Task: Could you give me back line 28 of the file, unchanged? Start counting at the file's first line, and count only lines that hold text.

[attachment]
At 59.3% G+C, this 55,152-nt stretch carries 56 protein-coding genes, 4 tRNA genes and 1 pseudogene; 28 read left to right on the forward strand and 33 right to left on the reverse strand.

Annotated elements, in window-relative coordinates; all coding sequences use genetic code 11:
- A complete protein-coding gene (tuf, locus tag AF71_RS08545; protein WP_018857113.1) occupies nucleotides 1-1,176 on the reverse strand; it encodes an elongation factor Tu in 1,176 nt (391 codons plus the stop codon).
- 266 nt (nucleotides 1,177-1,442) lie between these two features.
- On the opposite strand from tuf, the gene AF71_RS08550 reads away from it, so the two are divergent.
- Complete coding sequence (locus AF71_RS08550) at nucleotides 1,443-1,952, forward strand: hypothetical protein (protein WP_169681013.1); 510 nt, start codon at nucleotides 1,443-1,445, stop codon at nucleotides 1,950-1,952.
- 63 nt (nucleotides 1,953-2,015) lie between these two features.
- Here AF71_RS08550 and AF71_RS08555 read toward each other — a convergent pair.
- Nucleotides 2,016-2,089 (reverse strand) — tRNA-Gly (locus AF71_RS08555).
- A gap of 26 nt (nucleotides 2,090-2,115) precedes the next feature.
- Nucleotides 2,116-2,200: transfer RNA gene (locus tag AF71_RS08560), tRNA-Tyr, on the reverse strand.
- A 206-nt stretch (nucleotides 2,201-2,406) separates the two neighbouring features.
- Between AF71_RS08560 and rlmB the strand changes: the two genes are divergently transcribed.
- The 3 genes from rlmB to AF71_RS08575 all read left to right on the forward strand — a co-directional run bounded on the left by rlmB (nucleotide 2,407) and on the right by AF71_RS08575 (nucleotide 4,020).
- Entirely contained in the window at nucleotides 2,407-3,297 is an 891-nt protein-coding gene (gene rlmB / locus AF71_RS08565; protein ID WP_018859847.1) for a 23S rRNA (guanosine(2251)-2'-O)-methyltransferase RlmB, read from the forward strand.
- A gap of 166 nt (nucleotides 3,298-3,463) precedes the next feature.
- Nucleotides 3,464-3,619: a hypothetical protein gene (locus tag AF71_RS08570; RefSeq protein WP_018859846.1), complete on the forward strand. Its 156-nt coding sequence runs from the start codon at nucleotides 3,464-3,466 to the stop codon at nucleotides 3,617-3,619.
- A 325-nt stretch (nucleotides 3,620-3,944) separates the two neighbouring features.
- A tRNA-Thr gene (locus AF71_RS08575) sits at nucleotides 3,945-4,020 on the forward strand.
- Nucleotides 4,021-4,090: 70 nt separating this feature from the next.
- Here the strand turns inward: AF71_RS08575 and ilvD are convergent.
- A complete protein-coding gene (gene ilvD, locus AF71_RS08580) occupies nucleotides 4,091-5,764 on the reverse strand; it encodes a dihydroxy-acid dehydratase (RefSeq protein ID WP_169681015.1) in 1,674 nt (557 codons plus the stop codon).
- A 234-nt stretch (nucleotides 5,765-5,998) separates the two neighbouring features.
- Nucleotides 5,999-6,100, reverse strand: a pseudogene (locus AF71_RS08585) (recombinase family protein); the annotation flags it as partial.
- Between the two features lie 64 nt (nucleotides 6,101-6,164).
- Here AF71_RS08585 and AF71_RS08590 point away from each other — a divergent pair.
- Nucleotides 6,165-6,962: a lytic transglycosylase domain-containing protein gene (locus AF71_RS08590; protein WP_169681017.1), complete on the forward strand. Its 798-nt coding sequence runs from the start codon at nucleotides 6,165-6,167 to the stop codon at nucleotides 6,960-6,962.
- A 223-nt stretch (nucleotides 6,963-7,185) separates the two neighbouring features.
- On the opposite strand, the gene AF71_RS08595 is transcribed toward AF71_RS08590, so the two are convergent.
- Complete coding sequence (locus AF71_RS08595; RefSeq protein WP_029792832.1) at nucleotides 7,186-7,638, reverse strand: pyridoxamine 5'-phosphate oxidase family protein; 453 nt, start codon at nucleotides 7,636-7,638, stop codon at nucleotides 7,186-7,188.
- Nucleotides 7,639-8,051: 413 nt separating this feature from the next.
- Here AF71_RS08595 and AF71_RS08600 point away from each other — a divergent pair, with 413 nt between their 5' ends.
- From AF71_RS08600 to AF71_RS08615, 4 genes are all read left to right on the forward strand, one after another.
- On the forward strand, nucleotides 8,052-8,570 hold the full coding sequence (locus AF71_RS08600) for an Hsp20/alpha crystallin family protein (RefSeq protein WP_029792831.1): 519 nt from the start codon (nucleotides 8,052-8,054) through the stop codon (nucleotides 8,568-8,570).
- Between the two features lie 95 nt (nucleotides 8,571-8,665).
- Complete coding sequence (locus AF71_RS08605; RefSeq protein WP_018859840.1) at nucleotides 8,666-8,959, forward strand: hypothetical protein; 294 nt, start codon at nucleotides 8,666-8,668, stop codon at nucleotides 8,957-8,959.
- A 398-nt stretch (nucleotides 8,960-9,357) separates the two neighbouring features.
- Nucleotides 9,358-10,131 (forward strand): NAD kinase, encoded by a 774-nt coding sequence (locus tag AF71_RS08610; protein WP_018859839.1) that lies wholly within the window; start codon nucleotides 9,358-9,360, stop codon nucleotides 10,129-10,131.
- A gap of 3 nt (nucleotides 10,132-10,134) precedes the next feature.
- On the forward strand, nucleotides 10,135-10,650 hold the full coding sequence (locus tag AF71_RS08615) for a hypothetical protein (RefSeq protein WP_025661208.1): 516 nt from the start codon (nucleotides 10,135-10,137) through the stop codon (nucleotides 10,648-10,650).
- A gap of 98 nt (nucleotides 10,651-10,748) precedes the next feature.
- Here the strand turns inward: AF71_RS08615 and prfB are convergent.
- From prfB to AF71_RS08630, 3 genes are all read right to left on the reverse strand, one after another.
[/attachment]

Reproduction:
- A 223-nt stretch (nucleotides 6,963-7,185) separates the two neighbouring features.